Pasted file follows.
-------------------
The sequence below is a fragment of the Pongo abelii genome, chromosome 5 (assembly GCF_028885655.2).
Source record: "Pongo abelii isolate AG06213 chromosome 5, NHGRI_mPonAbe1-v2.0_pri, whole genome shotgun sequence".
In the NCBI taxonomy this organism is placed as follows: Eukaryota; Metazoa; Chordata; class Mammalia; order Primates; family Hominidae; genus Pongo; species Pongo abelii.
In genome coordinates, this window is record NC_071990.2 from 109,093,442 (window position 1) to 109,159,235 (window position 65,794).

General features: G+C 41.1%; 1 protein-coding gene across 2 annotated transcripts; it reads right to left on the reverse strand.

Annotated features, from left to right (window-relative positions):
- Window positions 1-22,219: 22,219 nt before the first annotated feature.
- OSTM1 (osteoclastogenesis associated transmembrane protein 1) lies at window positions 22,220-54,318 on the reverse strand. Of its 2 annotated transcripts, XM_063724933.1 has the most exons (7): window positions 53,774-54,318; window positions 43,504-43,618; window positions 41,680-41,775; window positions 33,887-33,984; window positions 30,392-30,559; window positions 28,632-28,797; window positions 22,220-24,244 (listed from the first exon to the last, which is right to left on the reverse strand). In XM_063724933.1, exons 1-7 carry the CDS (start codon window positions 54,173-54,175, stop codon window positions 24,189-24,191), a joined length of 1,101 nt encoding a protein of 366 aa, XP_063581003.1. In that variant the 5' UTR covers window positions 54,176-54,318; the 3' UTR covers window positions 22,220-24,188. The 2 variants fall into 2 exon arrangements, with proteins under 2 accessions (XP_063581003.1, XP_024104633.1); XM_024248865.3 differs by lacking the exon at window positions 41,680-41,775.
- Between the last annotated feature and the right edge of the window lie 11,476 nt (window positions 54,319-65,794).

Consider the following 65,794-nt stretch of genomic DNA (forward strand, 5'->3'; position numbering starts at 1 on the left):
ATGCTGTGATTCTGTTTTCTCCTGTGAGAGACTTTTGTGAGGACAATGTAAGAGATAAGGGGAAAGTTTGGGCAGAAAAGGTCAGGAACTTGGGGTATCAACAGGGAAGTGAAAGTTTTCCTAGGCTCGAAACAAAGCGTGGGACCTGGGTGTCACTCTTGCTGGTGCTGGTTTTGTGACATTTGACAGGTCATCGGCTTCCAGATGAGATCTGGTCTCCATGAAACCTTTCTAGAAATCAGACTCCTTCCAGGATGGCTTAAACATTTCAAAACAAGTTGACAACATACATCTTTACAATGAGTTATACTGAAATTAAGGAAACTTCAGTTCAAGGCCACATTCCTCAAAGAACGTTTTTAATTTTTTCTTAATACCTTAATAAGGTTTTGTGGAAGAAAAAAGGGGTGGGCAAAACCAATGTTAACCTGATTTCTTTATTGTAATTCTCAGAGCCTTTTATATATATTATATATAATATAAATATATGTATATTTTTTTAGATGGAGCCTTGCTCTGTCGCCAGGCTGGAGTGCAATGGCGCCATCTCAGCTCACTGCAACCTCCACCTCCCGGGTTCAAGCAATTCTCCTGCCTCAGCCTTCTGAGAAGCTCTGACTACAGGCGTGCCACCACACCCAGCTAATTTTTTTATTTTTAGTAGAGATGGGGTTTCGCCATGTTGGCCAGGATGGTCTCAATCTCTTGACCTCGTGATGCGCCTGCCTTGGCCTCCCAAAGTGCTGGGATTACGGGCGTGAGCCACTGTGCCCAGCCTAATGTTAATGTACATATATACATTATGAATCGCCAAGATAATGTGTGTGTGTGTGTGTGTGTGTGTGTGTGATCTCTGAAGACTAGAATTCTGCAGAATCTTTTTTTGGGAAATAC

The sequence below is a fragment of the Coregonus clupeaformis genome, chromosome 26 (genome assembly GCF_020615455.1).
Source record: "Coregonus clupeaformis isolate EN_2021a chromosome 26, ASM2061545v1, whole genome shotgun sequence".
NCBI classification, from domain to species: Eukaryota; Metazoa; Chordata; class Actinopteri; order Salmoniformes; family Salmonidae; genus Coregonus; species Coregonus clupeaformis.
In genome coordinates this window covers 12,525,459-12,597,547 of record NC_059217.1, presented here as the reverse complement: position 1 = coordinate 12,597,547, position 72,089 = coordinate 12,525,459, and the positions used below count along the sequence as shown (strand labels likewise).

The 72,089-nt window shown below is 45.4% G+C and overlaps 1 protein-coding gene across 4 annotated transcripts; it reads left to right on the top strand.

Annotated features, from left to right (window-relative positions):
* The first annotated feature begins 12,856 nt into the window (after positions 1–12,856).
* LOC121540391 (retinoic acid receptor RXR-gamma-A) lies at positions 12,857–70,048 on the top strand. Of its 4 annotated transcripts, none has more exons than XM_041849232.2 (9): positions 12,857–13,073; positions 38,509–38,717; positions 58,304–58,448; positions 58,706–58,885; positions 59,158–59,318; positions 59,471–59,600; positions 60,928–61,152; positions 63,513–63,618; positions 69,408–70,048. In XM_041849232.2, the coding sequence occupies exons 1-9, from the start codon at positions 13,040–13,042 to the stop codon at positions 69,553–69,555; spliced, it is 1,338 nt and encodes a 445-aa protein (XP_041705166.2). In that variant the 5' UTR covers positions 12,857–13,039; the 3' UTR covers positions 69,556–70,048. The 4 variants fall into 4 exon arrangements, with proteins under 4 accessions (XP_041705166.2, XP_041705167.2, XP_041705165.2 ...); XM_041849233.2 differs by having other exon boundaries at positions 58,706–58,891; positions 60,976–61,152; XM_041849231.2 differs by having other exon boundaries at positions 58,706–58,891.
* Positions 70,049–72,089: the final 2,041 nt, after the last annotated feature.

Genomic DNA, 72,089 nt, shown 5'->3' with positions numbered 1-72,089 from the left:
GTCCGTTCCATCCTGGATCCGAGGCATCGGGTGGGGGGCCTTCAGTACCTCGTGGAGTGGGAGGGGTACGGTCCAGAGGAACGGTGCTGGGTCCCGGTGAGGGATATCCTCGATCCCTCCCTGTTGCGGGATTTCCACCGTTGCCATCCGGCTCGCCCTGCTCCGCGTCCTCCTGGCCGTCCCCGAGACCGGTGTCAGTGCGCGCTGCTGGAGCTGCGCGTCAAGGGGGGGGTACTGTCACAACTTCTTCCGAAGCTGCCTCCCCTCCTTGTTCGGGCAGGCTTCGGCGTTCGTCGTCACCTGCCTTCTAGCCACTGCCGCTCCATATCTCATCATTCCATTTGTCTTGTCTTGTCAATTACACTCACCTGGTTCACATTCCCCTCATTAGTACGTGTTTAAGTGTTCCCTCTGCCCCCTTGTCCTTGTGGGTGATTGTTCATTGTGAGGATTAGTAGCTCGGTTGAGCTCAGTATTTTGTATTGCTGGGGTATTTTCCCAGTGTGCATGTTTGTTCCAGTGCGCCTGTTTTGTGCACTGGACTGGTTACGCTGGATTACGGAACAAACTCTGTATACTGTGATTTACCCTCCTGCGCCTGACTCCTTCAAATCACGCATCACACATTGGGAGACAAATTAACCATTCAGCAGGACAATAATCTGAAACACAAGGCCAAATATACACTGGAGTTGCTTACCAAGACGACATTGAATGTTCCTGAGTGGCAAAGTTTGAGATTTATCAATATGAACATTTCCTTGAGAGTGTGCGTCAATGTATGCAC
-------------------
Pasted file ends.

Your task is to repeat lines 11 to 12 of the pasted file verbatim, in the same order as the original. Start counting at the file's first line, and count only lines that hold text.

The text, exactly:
ATGCTGTGATTCTGTTTTCTCCTGTGAGAGACTTTTGTGAGGACAATGTAAGAGATAAGGGGAAAGTTTGGGCAGAAAAGGTCAGGAACTTGGGGTATCAACAGGGAAGTGAAAGTTTTCCTAGGCTCGAAACAAAGCGTGGGACCTGGGTGTCACTCTTGCTGGTGCTGGTTTTGTGACATTTGACAGGTCATCGGCTTCCAGATGAGATCTGGTCTCCATGAAACCTTTCTAGAAATCAGACTCCTTCCAGGATGGCTTAAACATTTCAAAACAAGTTGACAACATACATCTTTACAATGAGTTATACTGAAATTAAGGAAACTTCAGTTCAAGGCCACATTCCTCAAAGAACGTTTTTAATTTTTTCTTAATACCTTAATAAGGTTTTGTGGAAGAAAAAAGGGGTGGGCAAAACCAATGTTAACCTGATTTCTTTATTGTAATTCTCAGAGCCTTTTATATATATTATATATAATATAAATATATGTATATTTTTTTAGATGGAGCCTTGCTCTGTCGCCAGGCTGGAGTGCAATGGCGCCATCTCAGCTCACTGCAACCTCCACCTCCCGGGTTCAAGCAATTCTCCTGCCTCAGCCTTCTGAGAAGCTCTGACTACAGGCGTGCCACCACACCCAGCTAATTTTTTTATTTTTAGTAGAGATGGGGTTTCGCCATGTTGGCCAGGATGGTCTCAATCTCTTGACCTCGTGATGCGCCTGCCTTGGCCTCCCAAAGTGCTGGGATTACGGGCGTGAGCCACTGTGCCCAGCCTAATGTTAATGTACATATATACATTATGAATCGCCAAGATAATGTGTGTGTGTGTGTGTGTGTGTGTGTGTGATCTCTGAAGACTAGAATTCTGCAGAATCTTTTTTTGGGAAATAC

The sequence below is a fragment of the Coregonus clupeaformis genome, chromosome 26 (genome assembly GCF_020615455.1).